One of the most renowned bon vivants of the dinner party circuit was the urbane and sophisticated Noel Coward, the son of a failed piano salesman who wrote about the rich with such wit and insight that they simply assumed he was one of them. So impeccable were his skills at self-creation with his “thin veneer of sophistication,” his persona was not only the inspiration for Cary Grant, but scores of others hoping to copy his inimitable style.

Coward claimed that he habit of wearing flamboyant silk dressing gowns was purely functional, “wonderful things to play in because they’re so comfortable to act in.” Nevertheless, they caused quite a stir, and he welcomed, if not courted, the publicity. They were not so much regarded as feminine as they were subversively antimasculine. Still, he persisted in flouncing about in them during interviews until they became his trademark, a symbol of the new Jazz Age–loose, smart and glittery. He was as well known for the way he dressed as for his literary successes and stage performances. “I took to wearing colored turtle-necked jerseys,” he said, “more for comfort than effect, and soon I was informed by my evening paper that I had started a fashion.”


Cecil Beaton noted that “all sorts of men suddenly wanted to look like Noel Coward–sleek and satiny, clipped and well groomed, with a cigarette, a telephone, and a cocktail in hand.”

“Wit ought to be a glorious treat like caviar; never spread it about like marmalade.”
~Noel Coward


True, and we could use some of that wit right now.







November 20, 2012

Thanksgiving




A sanctuary where the lost are welcomed, the forlorn found. It is a simple, stark and quiet place where solace resides in one’s own thoughts, where comfort fills the still spaces and where the moment before and the one immediately following matter not. It is a place to hide and heal where no notice is paid or polite inquiry sought. Polite, I say, because the calm of it is unmistakable, inviting no harm, rancor, or ill will.

There is something quietly heroic in the straightness of its lines, the sturdiness of its weathered planks and the heavenward tilt of its prow.  It's vantage takes in what must seem like the whole of the world in one sweeping gaze. Spare and modestly ordered, if one were to look through the panes of its windows, might glimpse long even rows of hand tooled wood pews cradling the forms of folk in solemn contemplation.  Or in another fanciful stab of reverie, eye a salt-worn attendant versed in the ways of the sea, hunched over a desk strewn with logs, maps and coastal charts, intent in his duties to stave off calamity.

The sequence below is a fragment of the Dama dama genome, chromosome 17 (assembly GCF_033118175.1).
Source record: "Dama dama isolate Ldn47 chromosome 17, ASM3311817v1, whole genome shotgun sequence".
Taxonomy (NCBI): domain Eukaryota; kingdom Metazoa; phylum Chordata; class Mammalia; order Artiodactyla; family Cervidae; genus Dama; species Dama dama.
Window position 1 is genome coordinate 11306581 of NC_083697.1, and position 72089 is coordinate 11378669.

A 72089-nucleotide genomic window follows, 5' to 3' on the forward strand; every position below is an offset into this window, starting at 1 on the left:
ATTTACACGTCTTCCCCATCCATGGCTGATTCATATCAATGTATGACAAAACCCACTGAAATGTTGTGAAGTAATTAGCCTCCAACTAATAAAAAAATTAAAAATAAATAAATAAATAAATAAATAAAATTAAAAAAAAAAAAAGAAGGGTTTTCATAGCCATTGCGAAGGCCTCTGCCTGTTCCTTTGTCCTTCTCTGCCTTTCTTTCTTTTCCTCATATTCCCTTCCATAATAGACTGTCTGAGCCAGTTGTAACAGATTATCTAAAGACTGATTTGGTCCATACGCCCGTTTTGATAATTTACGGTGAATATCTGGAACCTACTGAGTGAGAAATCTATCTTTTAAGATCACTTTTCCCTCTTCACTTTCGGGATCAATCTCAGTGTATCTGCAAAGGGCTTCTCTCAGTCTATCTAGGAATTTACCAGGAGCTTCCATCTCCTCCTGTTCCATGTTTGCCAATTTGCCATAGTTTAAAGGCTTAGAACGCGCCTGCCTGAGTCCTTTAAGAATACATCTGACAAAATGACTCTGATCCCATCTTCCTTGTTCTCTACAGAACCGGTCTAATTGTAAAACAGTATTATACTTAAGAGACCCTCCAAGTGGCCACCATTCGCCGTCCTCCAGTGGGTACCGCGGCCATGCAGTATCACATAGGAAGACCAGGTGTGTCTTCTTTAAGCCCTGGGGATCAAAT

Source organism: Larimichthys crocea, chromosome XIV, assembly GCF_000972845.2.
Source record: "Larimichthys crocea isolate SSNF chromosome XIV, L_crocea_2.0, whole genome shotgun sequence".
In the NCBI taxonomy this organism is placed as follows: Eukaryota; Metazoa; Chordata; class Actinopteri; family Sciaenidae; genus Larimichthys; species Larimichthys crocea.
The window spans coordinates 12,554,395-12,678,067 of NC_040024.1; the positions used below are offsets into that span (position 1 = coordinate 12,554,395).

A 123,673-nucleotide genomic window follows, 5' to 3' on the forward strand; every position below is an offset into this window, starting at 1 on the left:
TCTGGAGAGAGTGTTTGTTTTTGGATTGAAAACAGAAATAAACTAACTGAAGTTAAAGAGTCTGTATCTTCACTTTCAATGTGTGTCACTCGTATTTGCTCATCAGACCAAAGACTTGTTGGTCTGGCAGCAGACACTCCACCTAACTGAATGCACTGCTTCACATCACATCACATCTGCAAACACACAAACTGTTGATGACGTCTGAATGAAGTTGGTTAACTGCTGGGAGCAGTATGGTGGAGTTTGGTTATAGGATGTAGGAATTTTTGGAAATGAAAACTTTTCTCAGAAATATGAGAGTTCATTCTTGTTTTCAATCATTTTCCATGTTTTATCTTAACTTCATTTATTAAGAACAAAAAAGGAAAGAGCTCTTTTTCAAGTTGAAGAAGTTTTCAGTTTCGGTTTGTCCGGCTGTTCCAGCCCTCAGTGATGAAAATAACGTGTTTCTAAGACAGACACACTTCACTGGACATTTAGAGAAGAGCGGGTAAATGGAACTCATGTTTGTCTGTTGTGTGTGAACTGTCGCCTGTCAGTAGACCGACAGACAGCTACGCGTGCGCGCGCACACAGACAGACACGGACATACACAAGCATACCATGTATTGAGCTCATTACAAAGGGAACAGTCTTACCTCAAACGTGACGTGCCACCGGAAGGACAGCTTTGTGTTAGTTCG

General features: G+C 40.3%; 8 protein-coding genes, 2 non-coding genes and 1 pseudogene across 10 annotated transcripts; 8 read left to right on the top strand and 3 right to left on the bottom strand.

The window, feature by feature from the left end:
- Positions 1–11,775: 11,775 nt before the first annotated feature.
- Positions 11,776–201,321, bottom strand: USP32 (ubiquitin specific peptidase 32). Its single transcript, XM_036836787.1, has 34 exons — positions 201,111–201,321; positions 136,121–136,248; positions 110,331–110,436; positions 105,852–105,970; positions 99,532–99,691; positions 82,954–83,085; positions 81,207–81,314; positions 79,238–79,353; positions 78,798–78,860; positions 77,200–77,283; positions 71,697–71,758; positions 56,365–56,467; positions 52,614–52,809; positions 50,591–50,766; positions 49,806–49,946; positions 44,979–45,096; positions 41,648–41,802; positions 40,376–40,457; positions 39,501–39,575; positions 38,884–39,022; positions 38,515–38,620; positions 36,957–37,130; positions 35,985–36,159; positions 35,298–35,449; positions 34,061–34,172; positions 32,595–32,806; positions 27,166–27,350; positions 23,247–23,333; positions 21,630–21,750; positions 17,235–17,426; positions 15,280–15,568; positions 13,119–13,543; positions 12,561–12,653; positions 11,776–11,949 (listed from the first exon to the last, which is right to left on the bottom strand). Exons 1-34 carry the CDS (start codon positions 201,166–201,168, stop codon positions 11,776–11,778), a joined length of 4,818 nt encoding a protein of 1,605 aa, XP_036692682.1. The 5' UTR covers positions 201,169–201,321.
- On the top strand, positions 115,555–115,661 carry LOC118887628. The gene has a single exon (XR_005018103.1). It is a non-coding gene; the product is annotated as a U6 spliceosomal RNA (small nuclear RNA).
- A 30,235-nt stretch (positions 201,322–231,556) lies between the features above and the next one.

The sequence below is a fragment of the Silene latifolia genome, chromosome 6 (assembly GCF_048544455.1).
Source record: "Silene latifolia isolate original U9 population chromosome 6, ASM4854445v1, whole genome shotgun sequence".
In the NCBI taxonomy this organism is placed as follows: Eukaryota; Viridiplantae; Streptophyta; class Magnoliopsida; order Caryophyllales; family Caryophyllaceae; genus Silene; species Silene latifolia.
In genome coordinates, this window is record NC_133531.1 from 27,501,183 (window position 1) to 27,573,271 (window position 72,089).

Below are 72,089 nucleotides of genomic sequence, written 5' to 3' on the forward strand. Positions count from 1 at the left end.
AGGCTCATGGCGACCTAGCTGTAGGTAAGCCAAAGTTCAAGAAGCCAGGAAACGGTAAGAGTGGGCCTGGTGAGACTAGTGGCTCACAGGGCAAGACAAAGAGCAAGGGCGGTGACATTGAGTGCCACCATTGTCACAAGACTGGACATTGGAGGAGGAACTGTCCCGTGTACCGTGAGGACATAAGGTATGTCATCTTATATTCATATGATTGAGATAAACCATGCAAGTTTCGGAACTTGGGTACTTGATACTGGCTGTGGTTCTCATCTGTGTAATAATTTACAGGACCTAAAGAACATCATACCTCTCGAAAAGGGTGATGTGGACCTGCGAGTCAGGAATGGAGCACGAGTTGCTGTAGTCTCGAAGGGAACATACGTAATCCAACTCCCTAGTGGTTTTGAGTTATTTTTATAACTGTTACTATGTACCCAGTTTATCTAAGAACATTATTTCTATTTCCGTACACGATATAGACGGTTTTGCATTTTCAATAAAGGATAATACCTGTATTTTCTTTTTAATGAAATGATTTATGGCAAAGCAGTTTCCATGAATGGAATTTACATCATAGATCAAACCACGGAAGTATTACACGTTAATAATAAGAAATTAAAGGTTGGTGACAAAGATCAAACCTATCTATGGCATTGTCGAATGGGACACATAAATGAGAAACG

What I do know is this. It is a photograph taken of a church on the Isle of Iona, Scotland, where Saint Columba founded his great monastery. The archaic rock strata of Iona is some of the oldest on the planet, possibly 1500 million years old, and as such it certainly carries a primeval and powerful creative energy.  What lures men and women from the far corners of the earth to the tiny rocky island off the west coast of Scotland?   Not the scenery, for there is more magnificence on the mainland of Scotland. It must be something deeper. Something knocking on the heart which speaks of mystery and holiness, of dreams and truths which have outlived time. There is an indescribable atmosphere on the tiny island washed by the waters of prayer down through the ages. Hallowed and blessed by Christians for about 1,400 years, as well as by those who were there long before.  Is it any wonder that an aura of spiritual peace surrounds the island.

“This island set apart, this motherland of many dreams,
still yields its secret, but it is only as men seek that they truly find.
To reach the heart of Iona is to find something eternal....”  G.E. Troup

It’s a fitting narrative for this stunningly stark place connoting a remembrance of things past and a foretelling of times to come with wishes placed, fears soothed, promises pledged, and on occasion, prayers answered.

It is all of what we will be feeling this day of thanks when we sit, kneel, genuflect or be together. Whether the thresholds you cross this day be grand or sparse, walk them with grace and gratitude, content in your lot, your place, your fellow man and your time spent here on this earth.


November 15, 2012

“Give me that man that is not passion's slave, …




...and I will wear him in my heart's core…”
― William Shakespeare, Hamlet








As I reflected on this week’s revelations out of Washington, D.C. and earlier in the month from Paris, France, I recalled a trip on the river Thames and visit to Cliveden, and I ask myself, who does political sex scandal better than the British? 

Charles Stewart Parnell and Kitty O'Shea, Jeffrey Archer, but the biggest sex scandal ever in Britain was the Profumo Affair. By the time the dust cleared, the Prime Minister had resigned due to 'ill-health' and the Labor party was swept into office with Harold Wilson as its leader and new Prime Minister.